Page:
Dan Levitt: Mark and I had become friends through SABR. Pretty soon we came to realize we were interested in the same thing: What made baseball teams win, and what didn’t? We started corresponding by telephone and e-mail, and started doing research as well. We came to realize that not there weren’t a whole lot of printed materials on the subject. There were a lot of books on great teams out there. But those books would rank them, or give day-to-day on seasons, stars, and the not-so-great players. But you’d have a really tough time finding a book on say, the 1915 Phillies, and how they won the pennant. We realized there was a void of this type of book. So we set out to put a book together that’d be interesting, about some great teams and some not-so-great ones. It’s really a different perspective: not the day-by-day heroics, but rather what were the decisions that went into assembling these teams.
You’ll recall that for the last two weeks we’ve looked at the divergent paths, in terms of power, of two distinct groups of minor-league hitters. The first, deftly named Group A, comprised the top 25 active leaders in slugging percentage who had at least 3,000 major league ABs as of the end of the 2002 season. Group B consisted of hitters who, despite putting up strong minor league power numbers, failed to bust out the lumber at the highest level. To populate Group B, I included anyone with a career minor league SLG of at least 0.490, at least a 10% decline in their SLG in the majors and at least 1,750 ABs in the majors.
I chose those in Group B specifically for their high minor league SLGs, so it’s neither surprising nor interesting that they would outslug those in Group A. What might inspire a spit-take is the fact that they also bested Group A in every peripheral power indicator. So what gives?
Maybe it’s command of the strike zone that forecasts power better than actual power indicators. Sounds counterintuitive, but, hell, I’m running out of ideas. So to test this theory, we’ll look at the following measures:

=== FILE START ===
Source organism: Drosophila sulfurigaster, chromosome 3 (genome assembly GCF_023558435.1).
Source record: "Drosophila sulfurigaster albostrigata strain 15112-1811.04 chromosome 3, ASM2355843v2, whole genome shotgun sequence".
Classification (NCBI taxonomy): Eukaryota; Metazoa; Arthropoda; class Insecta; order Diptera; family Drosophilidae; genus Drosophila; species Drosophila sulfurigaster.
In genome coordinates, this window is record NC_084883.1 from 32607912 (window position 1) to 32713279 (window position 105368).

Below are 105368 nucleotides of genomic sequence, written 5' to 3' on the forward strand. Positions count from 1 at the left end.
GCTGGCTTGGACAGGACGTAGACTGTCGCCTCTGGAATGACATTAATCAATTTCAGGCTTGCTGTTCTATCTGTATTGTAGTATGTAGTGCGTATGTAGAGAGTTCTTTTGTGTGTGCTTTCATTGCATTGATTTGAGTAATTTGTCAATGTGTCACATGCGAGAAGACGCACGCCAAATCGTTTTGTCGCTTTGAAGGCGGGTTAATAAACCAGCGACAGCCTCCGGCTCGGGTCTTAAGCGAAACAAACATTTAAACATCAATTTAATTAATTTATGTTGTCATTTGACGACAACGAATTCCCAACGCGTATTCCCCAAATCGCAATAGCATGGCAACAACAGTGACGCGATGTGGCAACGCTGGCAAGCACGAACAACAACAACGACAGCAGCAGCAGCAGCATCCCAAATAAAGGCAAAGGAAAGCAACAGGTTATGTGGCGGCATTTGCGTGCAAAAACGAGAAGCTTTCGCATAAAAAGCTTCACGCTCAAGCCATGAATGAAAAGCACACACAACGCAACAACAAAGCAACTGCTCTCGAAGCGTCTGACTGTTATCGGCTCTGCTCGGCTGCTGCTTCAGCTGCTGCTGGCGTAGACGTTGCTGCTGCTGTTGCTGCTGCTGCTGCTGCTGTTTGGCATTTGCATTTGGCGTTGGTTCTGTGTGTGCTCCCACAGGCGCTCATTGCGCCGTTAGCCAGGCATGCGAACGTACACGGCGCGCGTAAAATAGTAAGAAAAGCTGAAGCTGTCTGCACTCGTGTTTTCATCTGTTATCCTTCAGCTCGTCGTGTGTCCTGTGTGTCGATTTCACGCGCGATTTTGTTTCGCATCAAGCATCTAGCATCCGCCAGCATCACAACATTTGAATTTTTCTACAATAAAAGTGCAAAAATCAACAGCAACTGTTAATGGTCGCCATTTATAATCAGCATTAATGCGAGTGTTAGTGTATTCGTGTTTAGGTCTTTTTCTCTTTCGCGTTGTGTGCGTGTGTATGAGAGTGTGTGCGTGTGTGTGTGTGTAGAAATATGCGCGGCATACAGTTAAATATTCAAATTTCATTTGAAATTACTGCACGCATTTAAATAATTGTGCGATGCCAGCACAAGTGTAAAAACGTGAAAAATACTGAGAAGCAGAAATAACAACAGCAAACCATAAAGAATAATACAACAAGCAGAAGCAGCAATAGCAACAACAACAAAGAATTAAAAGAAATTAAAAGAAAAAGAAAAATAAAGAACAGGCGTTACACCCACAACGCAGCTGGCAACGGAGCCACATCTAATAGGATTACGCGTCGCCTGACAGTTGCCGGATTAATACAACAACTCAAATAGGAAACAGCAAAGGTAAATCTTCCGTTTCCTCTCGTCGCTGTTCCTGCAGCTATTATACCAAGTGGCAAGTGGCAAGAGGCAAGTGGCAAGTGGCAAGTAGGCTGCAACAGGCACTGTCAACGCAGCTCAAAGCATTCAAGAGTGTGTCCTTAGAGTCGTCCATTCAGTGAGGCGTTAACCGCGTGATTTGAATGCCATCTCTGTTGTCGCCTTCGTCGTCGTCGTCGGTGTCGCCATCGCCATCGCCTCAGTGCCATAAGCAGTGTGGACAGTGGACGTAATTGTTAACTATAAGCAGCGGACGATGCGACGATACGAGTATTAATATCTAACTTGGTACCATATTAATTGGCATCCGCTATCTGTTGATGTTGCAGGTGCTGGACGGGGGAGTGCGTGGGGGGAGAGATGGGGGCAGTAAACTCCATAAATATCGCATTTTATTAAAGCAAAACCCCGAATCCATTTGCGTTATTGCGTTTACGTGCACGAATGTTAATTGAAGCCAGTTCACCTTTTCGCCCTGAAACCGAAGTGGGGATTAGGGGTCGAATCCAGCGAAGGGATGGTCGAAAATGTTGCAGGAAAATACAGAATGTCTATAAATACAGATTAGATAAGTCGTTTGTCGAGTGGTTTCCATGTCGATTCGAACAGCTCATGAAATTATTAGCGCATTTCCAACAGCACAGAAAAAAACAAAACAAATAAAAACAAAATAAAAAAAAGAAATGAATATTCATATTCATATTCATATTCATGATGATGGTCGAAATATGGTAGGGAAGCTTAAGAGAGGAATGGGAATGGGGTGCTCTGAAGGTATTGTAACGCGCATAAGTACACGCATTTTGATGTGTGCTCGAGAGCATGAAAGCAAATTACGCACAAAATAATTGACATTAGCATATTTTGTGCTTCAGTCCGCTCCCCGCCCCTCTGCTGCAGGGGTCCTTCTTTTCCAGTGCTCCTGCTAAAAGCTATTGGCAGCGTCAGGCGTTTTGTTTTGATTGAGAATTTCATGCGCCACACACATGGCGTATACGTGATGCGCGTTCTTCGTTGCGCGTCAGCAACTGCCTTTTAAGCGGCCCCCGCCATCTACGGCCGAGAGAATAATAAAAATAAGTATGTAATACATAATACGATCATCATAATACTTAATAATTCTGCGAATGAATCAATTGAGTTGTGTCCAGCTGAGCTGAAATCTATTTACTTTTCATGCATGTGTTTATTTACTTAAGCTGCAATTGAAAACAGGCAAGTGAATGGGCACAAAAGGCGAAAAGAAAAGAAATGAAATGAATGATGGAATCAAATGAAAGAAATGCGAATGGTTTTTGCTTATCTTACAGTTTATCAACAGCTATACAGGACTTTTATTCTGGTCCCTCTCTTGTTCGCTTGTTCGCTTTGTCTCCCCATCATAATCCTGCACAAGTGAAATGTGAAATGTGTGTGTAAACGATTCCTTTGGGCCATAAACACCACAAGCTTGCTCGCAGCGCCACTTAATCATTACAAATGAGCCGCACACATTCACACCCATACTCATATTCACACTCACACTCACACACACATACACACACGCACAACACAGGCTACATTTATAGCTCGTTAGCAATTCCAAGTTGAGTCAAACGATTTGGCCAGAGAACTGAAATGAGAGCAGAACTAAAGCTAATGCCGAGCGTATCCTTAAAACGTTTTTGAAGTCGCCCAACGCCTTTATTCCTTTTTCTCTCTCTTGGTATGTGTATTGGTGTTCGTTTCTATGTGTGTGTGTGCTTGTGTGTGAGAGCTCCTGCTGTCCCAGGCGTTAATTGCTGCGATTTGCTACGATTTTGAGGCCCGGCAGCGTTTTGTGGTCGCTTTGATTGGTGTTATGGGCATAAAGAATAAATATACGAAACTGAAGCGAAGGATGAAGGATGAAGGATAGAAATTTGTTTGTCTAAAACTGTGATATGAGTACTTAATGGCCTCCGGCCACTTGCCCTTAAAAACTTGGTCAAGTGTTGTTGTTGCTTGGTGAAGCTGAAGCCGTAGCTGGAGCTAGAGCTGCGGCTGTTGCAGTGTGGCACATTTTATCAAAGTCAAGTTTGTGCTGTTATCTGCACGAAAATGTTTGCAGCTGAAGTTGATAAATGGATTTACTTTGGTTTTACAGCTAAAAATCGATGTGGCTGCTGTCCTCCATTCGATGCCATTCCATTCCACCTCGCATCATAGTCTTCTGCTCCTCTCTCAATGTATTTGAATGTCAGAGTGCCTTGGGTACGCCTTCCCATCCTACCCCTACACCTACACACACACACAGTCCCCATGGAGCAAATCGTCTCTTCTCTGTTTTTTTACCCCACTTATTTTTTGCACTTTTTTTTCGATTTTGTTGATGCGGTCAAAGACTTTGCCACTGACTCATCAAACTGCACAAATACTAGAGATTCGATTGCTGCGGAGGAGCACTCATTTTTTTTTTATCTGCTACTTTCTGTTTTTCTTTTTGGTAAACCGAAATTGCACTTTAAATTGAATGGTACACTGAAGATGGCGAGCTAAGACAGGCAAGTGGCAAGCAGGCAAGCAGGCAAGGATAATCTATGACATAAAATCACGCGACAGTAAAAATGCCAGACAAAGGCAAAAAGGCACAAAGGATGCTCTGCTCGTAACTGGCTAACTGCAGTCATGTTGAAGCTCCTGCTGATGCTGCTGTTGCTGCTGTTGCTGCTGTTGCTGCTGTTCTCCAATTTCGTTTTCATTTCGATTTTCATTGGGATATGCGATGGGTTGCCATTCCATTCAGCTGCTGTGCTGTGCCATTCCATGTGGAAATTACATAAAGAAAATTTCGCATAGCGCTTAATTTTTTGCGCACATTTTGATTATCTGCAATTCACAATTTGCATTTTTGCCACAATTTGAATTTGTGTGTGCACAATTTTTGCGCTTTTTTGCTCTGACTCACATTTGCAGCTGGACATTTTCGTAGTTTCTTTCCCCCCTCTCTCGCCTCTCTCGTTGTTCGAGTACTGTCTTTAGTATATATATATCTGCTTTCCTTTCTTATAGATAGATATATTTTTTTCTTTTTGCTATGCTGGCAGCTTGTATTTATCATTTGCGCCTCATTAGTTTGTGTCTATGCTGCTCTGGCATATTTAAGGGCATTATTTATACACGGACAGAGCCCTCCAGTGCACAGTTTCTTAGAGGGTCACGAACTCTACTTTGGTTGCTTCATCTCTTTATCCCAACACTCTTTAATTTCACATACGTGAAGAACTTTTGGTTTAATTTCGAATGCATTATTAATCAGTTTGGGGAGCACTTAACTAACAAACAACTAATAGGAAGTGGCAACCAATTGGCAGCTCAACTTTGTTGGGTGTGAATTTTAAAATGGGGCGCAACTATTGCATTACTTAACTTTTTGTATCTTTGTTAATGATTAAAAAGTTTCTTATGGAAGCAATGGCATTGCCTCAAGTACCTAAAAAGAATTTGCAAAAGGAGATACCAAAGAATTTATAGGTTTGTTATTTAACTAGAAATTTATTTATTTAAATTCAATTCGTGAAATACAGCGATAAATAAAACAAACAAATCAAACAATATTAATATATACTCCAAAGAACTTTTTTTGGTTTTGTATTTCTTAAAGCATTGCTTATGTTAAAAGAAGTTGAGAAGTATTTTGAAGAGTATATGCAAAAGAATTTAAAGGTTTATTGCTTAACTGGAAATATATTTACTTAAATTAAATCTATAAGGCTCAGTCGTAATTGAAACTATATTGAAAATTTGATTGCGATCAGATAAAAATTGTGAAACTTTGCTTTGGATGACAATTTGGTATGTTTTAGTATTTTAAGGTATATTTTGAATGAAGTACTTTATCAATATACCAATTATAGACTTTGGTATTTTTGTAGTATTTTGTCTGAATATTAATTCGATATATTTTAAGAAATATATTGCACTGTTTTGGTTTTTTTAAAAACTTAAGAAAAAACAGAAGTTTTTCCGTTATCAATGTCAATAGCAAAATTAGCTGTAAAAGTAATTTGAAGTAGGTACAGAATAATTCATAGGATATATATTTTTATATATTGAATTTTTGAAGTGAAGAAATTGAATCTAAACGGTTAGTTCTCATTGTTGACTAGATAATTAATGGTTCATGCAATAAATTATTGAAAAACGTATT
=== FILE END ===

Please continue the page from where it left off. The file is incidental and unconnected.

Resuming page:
I guess that groin is healthy. Mike Piazza’s return from an extended stay on the DL was just about as successful as possible. Two singles, a home run, and five RBI before being lifted for a pinch-runner in the seventh inning equals a very impressive first day back on the job. This is a pattern we’re likely to see for Piazza: catch seven innings, and if there’s a significant lead or deficit, he’ll be pulled. Many will anticipate that in some instances, he’ll be moved to first for the last couple innings. I’m not sure how much we’ll see that this season. The Mets will only have Cliff Floyd for a few more weeks. While I don’t have the specific date yet, Floyd’s surgery is expected to come before September 1 and perhaps as early as late next week. He’s always been something of a protégé to Mark McGwire, but something Jason Giambi doesn’t want to emulate is Big Mac’s penchant for the DL. Giambi has always been a durable player, appearing in 140 or more games in every year he’s played since 1995. Giambi is now dealing with mild patellar tendinitis, a condition that deteriorated rapidly for McGwire and ended his career. There’s some short-term concern here–Joe Torre can spot in Nick Johnson or Todd Zeile if necessary, but either one would be a downgrade, especially Zeile–but for the Yankees, this condition is one that could come back and haunt its decision to give Giambi such a long-term deal. Let me be clear: Giambi’s tendinitis is not much more than an annoyance at this stage, and with proper care, he can possibly avoid McGwire’s fate. But it’s a fact worth knowing.
Francisco Rodriguez has been lights out since June; the Cubs’ rotation has been one of the best in all of baseball; and Tigers have improved a bit since the All-Star break. All this and much more news from Anaheim, Chicago, and Detroit in your Thursday edition of Prospectus Triple Play.